Forget the European Legislature, It’s the Choice of the Executive that Counts

It’s Not the Choice of MEPs but of Commission that Counts

Denis MacShane

In ten weeks next summer Europe’s new leadership will be chosen. It is the most important moment in Europe’s history since the Treaty of Rome. The current leadership in Europe is by most reckoning a problem, not yet a solution. It is deeply conservative and such centre-left parties as win power alone or in coalition are unable to offer an alternative.
National leaders like Mrs Merkel have insisted on orthodox austerity economics for Europe reminiscent of the reparations era economics of the 1920s. France is out of the leadership of Europe until President Hollande can find some way of restoring economic energy or perhaps in agreeing to a major sharing of national sovereignty. David Cameron has put Britain on the sidelines until his In-Out referendum in 2017, which many believe will lead to Britain quitting Europe.
The European Commission under the 2-term José Manuel Barroso is seen as the weakest since the Treaty of Rome. The President of the Council, an innovation under the Lisbon Treaty, has made little difference. The European Parliament now persuades just two in five European citizens to vote in its election.
So next summer, all the elected and selected leadership posts in Europe come up for grabs. 766 members of the European Parliament have to be elected. The Presidents of the Commission, the Council, the Parliament, the Eurogroup and the EU Foreign Minister have to be chosen.
France’s president Hollande last week told the Nouvel Observateur that ‘Next May, the European Parliament could be for the large part composed of anti-Europeans. It would be regression and a threat of paralysis.’ In part Hollande is trying to stir his socialist party into action. The latest opinion polls show Marine Le Pen’s extreme right Front national with 24 per cent of the votes in the European Parliament elections. But in Britain, the latest European Parliament election polls gives Labour 35 per cent against 22 per for UKIP, with the ruling Conservatives, like the ruling Socialists in France, coming third.
That is embarrassing but will not dent the overall dominance of the European Parliament by mainstream democratic and broadly pro-European parties.
In fact, in Greece it may well by the leftist Syriza that does well in the European Parliament election just as the eclectic, erratic leftists of Beppe Grillo’s Cinque Estrella movement may get the protest votes against the left-right coalition in power in Rome In Poland, PiS, the Law and Justice party headed by Lech Kacynzksi will do well as Polish voters tire of the Civic Platform government. PiS on the right and Syriza on the left are not classic EU system parties but neither uses the Europhobic language of Marine Le Pen and Nigel Farage. In turn, the FN in France with its roots in anti-semitism and racism and the anti-Europe UKIP in England are not the same and do not cooperate.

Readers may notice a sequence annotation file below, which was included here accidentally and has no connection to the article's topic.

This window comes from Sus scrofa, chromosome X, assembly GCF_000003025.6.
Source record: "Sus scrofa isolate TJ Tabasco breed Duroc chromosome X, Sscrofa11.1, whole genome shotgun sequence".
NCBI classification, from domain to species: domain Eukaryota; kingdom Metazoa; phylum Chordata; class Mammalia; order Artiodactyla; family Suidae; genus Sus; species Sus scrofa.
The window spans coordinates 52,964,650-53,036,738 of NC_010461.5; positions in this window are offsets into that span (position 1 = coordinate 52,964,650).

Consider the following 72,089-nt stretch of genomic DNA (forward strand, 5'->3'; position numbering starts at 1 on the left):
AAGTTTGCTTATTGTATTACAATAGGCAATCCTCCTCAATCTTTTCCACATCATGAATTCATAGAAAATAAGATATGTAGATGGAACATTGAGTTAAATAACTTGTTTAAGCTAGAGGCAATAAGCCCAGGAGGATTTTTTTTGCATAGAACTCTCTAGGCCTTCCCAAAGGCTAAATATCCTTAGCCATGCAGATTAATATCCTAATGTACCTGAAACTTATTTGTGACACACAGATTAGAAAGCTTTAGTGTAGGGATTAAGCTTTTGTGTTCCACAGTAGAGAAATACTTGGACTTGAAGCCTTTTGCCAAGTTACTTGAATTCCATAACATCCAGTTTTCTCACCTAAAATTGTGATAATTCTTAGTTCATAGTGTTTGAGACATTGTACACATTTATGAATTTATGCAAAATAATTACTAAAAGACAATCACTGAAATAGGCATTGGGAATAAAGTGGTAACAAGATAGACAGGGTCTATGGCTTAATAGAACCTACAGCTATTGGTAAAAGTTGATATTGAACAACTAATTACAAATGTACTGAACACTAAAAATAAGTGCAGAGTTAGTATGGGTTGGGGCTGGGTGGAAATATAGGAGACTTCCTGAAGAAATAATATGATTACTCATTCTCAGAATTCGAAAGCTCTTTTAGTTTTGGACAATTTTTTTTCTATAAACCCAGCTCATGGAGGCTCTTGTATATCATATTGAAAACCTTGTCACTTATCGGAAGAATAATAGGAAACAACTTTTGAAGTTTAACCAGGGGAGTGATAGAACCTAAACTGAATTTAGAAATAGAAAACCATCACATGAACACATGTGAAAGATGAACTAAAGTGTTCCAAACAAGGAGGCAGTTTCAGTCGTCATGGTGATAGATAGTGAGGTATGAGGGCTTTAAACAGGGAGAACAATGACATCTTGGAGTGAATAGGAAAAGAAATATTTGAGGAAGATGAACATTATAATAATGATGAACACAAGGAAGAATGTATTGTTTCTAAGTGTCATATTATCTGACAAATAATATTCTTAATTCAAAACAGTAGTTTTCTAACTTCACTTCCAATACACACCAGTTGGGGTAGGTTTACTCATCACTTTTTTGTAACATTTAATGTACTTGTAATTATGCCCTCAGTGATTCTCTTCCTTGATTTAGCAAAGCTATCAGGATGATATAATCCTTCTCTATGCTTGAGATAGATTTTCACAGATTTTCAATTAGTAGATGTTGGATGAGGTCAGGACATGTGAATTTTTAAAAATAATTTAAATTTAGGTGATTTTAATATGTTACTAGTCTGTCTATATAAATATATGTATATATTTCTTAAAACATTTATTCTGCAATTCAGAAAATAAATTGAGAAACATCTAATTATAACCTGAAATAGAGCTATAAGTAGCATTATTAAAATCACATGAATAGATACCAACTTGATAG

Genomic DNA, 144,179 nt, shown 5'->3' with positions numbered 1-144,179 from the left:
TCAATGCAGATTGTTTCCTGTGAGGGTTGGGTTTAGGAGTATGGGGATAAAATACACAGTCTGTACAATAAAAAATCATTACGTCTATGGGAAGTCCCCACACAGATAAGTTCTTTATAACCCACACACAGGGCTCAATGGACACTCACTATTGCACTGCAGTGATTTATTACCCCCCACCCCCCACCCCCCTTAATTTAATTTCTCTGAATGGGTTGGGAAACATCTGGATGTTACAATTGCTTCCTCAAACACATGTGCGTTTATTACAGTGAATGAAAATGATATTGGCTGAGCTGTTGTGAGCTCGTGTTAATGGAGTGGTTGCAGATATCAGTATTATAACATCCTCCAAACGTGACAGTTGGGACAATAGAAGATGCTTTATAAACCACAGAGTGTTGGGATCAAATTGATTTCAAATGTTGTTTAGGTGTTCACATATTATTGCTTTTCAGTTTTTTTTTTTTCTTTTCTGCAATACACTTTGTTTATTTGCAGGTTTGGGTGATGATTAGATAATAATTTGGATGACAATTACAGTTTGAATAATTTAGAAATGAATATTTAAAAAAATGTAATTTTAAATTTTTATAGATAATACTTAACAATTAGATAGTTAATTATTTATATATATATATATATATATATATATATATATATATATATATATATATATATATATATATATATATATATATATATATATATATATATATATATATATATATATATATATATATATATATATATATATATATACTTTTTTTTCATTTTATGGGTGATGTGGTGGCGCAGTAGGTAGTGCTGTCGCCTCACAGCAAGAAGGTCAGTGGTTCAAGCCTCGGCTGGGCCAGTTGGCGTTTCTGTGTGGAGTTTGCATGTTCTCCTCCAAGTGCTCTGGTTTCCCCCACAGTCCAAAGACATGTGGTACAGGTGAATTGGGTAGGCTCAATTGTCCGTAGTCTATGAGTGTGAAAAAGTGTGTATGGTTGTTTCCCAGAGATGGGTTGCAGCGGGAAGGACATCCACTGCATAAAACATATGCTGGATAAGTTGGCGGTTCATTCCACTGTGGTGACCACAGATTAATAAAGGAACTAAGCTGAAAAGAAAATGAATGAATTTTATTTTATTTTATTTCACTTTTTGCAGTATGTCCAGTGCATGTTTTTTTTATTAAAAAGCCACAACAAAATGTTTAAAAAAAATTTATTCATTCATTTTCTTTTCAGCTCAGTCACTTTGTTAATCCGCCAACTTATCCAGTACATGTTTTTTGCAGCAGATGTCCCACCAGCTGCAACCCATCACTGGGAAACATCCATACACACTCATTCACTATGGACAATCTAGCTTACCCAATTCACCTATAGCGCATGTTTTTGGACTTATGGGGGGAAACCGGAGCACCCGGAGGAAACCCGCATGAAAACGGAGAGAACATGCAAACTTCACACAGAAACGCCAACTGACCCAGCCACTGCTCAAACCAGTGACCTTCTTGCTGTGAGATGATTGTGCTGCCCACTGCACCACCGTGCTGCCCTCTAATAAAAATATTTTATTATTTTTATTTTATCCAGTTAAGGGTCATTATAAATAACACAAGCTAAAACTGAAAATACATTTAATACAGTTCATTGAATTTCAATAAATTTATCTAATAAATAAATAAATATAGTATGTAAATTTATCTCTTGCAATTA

Germany’s anti-Euro party, Alternative für Deutschland, will win a seat or two. But Hollande is wrong to see all these anti-system parties as a coherent, unified block that can threaten paralysis. Hungary’s increasingly nationalist Fidesz party faces criticisms similar to those made against Jorg Haider and his Austrian Freedom Party in 2000. But Fidesz sits in the European People’s Party in contrast to Britain’s Conservatives who quit the EPP and formed a group with PiS and others in the European Parliament .
So the anti-EU parties like split. Some are openly anti-Jewish like Hungary’s Jobbik and some openly anti-Muslim like the Dutch PVV. But they form at best about 10 per cent of 766 MEPs. The biggest federalist voice in Strasbourg is Daniel Cohn-Bendit who leads a group of 58 Green MEPs who if added to the 274 centre-right MEPs, 195 centre-left MEPs and 85 Liberal MEPs form a more than comfortable block for a broad pro-EU majority in the European Parliament.
The Socialists in France may lose some seats but Labour in Britain will win some as should the Socialists in Spain so the overall balance will be maintained.
The real challenge will not be to secure a European Parliament free of anti-Europeans but to choose a set of executives that can lead Europe out of its current morose state. This is Hollande’s real opportunity and Merkel’s real challenge. To devote serious thought and invest serious time in discussing with fellow EU leaders how to find a quartet of presidents – Commission, Council, Eurogroup and Parliament – as well as the Foreign Affairs representative to lead Europe out of its current state of economic misery giving rise to extremist scape-goating politics particularly against foreign faces.
The European Parliament election will see a low turn-out and not much real change in its composition. The real task is to create a leadership team that can transform the European Union before it’s too late.

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